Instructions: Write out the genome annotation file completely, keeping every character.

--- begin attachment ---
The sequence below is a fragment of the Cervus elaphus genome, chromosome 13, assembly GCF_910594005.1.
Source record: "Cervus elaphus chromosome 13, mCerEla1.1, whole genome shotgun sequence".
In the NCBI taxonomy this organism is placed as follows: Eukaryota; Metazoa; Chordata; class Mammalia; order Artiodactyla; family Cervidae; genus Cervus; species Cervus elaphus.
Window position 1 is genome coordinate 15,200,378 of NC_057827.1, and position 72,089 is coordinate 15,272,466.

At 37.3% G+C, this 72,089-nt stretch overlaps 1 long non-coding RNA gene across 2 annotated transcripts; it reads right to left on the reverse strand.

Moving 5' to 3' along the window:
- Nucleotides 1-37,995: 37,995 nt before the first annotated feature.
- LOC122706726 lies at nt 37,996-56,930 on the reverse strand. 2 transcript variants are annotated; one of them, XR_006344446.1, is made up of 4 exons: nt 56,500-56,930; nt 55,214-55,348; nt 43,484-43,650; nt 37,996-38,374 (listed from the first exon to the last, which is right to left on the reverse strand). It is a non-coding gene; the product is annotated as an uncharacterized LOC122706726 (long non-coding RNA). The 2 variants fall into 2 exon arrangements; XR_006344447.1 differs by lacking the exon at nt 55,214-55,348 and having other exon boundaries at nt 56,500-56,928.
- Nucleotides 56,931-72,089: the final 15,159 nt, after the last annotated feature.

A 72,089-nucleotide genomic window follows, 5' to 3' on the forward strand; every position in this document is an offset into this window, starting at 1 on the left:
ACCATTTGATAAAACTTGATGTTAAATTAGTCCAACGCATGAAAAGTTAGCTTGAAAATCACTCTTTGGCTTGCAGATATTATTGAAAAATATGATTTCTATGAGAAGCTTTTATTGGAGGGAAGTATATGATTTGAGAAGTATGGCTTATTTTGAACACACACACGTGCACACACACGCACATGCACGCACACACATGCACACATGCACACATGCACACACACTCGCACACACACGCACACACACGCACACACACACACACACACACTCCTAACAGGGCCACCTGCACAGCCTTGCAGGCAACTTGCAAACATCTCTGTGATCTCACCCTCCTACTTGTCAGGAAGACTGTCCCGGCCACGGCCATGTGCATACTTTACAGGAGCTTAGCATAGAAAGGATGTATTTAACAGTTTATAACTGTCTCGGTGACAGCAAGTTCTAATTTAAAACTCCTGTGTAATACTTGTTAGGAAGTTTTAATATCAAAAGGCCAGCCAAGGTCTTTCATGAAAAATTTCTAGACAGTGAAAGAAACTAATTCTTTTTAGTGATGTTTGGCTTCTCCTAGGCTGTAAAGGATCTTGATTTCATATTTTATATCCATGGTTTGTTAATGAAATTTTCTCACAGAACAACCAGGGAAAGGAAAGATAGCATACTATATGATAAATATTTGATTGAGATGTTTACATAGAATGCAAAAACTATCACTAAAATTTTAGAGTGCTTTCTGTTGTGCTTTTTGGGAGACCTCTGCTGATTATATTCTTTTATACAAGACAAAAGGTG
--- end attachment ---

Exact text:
The sequence below is a fragment of the Cervus elaphus genome, chromosome 13, assembly GCF_910594005.1.
Source record: "Cervus elaphus chromosome 13, mCerEla1.1, whole genome shotgun sequence".
In the NCBI taxonomy this organism is placed as follows: Eukaryota; Metazoa; Chordata; class Mammalia; order Artiodactyla; family Cervidae; genus Cervus; species Cervus elaphus.
Window position 1 is genome coordinate 15,200,378 of NC_057827.1, and position 72,089 is coordinate 15,272,466.

At 37.3% G+C, this 72,089-nt stretch overlaps 1 long non-coding RNA gene across 2 annotated transcripts; it reads right to left on the reverse strand.

Moving 5' to 3' along the window:
- Nucleotides 1-37,995: 37,995 nt before the first annotated feature.
- LOC122706726 lies at nt 37,996-56,930 on the reverse strand. 2 transcript variants are annotated; one of them, XR_006344446.1, is made up of 4 exons: nt 56,500-56,930; nt 55,214-55,348; nt 43,484-43,650; nt 37,996-38,374 (listed from the first exon to the last, which is right to left on the reverse strand). It is a non-coding gene; the product is annotated as an uncharacterized LOC122706726 (long non-coding RNA). The 2 variants fall into 2 exon arrangements; XR_006344447.1 differs by lacking the exon at nt 55,214-55,348 and having other exon boundaries at nt 56,500-56,928.
- Nucleotides 56,931-72,089: the final 15,159 nt, after the last annotated feature.

A 72,089-nucleotide genomic window follows, 5' to 3' on the forward strand; every position in this document is an offset into this window, starting at 1 on the left:
ACCATTTGATAAAACTTGATGTTAAATTAGTCCAACGCATGAAAAGTTAGCTTGAAAATCACTCTTTGGCTTGCAGATATTATTGAAAAATATGATTTCTATGAGAAGCTTTTATTGGAGGGAAGTATATGATTTGAGAAGTATGGCTTATTTTGAACACACACACGTGCACACACACGCACATGCACGCACACACATGCACACATGCACACATGCACACACACTCGCACACACACGCACACACACGCACACACACACACACACACACTCCTAACAGGGCCACCTGCACAGCCTTGCAGGCAACTTGCAAACATCTCTGTGATCTCACCCTCCTACTTGTCAGGAAGACTGTCCCGGCCACGGCCATGTGCATACTTTACAGGAGCTTAGCATAGAAAGGATGTATTTAACAGTTTATAACTGTCTCGGTGACAGCAAGTTCTAATTTAAAACTCCTGTGTAATACTTGTTAGGAAGTTTTAATATCAAAAGGCCAGCCAAGGTCTTTCATGAAAAATTTCTAGACAGTGAAAGAAACTAATTCTTTTTAGTGATGTTTGGCTTCTCCTAGGCTGTAAAGGATCTTGATTTCATATTTTATATCCATGGTTTGTTAATGAAATTTTCTCACAGAACAACCAGGGAAAGGAAAGATAGCATACTATATGATAAATATTTGATTGAGATGTTTACATAGAATGCAAAAACTATCACTAAAATTTTAGAGTGCTTTCTGTTGTGCTTTTTGGGAGACCTCTGCTGATTATATTCTTTTATACAAGACAAAAGGTG